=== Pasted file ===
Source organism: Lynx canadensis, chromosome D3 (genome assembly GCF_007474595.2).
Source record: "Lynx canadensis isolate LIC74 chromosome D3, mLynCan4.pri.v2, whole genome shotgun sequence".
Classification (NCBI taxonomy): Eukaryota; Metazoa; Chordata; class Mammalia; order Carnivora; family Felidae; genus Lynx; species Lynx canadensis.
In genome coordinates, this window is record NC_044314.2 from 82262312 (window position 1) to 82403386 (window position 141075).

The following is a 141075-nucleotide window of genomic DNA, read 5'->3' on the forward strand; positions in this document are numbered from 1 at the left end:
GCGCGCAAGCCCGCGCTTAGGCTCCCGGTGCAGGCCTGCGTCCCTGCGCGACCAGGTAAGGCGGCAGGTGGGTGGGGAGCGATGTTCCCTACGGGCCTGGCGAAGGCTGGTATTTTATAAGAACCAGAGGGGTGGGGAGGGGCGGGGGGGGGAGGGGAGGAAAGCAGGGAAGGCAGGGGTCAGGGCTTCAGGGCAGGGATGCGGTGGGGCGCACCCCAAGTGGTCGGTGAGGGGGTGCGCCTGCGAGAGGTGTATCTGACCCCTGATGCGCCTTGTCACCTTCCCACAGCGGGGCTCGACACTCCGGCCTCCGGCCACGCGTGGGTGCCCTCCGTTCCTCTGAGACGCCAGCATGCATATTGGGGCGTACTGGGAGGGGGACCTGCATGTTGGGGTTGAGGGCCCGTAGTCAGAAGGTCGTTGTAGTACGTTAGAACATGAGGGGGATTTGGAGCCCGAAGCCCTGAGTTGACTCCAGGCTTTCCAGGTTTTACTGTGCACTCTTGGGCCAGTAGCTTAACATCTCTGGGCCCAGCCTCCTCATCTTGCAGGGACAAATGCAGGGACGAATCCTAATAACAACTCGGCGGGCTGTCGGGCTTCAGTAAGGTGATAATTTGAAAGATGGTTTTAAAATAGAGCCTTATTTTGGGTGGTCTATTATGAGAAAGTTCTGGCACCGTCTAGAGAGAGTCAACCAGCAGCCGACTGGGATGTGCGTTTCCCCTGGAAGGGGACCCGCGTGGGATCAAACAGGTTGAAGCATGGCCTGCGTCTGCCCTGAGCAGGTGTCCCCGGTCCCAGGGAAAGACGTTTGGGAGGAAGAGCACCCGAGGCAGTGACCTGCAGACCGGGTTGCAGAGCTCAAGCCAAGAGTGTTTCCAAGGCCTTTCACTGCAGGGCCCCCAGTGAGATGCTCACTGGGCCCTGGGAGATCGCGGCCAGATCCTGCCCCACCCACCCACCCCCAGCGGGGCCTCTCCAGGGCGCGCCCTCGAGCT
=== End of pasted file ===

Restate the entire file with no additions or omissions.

Source organism: Lynx canadensis, chromosome D3 (genome assembly GCF_007474595.2).
Source record: "Lynx canadensis isolate LIC74 chromosome D3, mLynCan4.pri.v2, whole genome shotgun sequence".
Classification (NCBI taxonomy): Eukaryota; Metazoa; Chordata; class Mammalia; order Carnivora; family Felidae; genus Lynx; species Lynx canadensis.
In genome coordinates, this window is record NC_044314.2 from 82262312 (window position 1) to 82403386 (window position 141075).

The following is a 141075-nucleotide window of genomic DNA, read 5'->3' on the forward strand; positions in this document are numbered from 1 at the left end:
GCGCGCAAGCCCGCGCTTAGGCTCCCGGTGCAGGCCTGCGTCCCTGCGCGACCAGGTAAGGCGGCAGGTGGGTGGGGAGCGATGTTCCCTACGGGCCTGGCGAAGGCTGGTATTTTATAAGAACCAGAGGGGTGGGGAGGGGCGGGGGGGGGAGGGGAGGAAAGCAGGGAAGGCAGGGGTCAGGGCTTCAGGGCAGGGATGCGGTGGGGCGCACCCCAAGTGGTCGGTGAGGGGGTGCGCCTGCGAGAGGTGTATCTGACCCCTGATGCGCCTTGTCACCTTCCCACAGCGGGGCTCGACACTCCGGCCTCCGGCCACGCGTGGGTGCCCTCCGTTCCTCTGAGACGCCAGCATGCATATTGGGGCGTACTGGGAGGGGGACCTGCATGTTGGGGTTGAGGGCCCGTAGTCAGAAGGTCGTTGTAGTACGTTAGAACATGAGGGGGATTTGGAGCCCGAAGCCCTGAGTTGACTCCAGGCTTTCCAGGTTTTACTGTGCACTCTTGGGCCAGTAGCTTAACATCTCTGGGCCCAGCCTCCTCATCTTGCAGGGACAAATGCAGGGACGAATCCTAATAACAACTCGGCGGGCTGTCGGGCTTCAGTAAGGTGATAATTTGAAAGATGGTTTTAAAATAGAGCCTTATTTTGGGTGGTCTATTATGAGAAAGTTCTGGCACCGTCTAGAGAGAGTCAACCAGCAGCCGACTGGGATGTGCGTTTCCCCTGGAAGGGGACCCGCGTGGGATCAAACAGGTTGAAGCATGGCCTGCGTCTGCCCTGAGCAGGTGTCCCCGGTCCCAGGGAAAGACGTTTGGGAGGAAGAGCACCCGAGGCAGTGACCTGCAGACCGGGTTGCAGAGCTCAAGCCAAGAGTGTTTCCAAGGCCTTTCACTGCAGGGCCCCCAGTGAGATGCTCACTGGGCCCTGGGAGATCGCGGCCAGATCCTGCCCCACCCACCCACCCCCAGCGGGGCCTCTCCAGGGCGCGCCCTCGAGCT